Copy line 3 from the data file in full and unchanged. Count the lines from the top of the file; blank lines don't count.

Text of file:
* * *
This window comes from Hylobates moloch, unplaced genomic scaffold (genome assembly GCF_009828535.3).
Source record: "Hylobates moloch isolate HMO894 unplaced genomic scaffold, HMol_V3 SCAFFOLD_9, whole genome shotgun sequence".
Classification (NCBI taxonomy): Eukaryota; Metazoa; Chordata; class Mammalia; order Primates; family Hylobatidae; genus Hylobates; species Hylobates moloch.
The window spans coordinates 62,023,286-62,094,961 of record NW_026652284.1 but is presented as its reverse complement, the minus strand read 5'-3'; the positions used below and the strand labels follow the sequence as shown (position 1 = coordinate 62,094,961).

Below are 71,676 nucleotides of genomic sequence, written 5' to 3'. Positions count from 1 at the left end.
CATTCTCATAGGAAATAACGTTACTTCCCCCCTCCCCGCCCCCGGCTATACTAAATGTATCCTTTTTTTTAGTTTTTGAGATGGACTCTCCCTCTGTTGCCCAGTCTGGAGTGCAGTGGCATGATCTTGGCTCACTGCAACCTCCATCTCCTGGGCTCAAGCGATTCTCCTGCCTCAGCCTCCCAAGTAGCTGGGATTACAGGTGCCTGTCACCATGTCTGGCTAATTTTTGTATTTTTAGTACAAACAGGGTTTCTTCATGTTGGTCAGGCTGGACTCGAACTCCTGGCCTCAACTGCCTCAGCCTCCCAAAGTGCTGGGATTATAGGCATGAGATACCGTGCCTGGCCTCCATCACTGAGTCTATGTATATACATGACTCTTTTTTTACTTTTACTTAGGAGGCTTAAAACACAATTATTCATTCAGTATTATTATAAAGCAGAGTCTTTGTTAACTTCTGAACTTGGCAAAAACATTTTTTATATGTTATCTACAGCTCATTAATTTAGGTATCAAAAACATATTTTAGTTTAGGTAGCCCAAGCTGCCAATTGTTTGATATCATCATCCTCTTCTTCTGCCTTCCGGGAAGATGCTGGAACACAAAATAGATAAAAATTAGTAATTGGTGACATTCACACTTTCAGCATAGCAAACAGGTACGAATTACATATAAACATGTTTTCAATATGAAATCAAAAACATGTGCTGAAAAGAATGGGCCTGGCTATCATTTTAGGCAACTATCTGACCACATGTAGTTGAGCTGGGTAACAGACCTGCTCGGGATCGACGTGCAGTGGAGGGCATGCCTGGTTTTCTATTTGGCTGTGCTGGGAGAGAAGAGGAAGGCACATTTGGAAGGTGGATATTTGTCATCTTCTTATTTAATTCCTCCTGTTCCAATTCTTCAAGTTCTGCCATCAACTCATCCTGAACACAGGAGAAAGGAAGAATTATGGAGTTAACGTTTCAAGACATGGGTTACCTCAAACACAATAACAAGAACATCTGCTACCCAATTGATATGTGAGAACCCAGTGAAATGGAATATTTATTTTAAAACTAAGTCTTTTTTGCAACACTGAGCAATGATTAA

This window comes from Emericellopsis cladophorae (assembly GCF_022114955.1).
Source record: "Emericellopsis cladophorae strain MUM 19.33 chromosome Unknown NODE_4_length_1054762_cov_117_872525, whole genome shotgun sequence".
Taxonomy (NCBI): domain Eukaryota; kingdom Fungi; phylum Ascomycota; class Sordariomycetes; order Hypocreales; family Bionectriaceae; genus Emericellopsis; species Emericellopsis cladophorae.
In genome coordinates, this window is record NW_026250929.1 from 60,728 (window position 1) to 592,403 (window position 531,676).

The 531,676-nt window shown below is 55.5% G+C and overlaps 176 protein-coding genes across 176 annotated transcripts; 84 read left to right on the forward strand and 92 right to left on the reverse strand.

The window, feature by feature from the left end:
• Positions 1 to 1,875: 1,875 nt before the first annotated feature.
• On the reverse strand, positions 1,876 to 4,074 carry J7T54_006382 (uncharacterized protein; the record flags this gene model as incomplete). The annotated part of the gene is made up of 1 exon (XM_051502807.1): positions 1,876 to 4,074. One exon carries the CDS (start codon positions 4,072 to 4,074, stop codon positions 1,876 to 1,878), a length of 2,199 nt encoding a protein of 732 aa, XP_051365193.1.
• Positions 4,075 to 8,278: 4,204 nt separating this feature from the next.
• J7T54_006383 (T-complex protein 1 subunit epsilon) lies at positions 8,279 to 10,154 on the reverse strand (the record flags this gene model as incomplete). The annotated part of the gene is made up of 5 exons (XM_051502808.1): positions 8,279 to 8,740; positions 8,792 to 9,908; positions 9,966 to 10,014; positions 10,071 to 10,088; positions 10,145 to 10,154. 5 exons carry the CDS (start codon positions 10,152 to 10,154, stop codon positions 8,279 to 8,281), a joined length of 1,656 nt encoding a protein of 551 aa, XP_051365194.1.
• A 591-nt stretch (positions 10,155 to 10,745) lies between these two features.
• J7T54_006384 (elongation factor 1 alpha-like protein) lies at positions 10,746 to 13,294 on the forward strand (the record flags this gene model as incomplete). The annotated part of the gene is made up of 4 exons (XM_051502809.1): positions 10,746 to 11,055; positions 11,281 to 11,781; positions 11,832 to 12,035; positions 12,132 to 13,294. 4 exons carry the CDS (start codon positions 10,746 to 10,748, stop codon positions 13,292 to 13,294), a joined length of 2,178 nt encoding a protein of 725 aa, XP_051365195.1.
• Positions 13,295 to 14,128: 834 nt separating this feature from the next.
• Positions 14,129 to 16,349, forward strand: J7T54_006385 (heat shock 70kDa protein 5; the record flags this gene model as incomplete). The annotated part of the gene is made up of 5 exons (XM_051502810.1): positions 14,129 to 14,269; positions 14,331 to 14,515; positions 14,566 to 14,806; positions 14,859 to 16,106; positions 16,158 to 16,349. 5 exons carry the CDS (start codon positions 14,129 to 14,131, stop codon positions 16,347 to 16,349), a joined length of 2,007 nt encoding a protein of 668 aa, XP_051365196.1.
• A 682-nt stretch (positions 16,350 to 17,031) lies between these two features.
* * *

Classification (NCBI taxonomy): Eukaryota; Metazoa; Chordata; class Mammalia; order Primates; family Hylobatidae; genus Hylobates; species Hylobates moloch.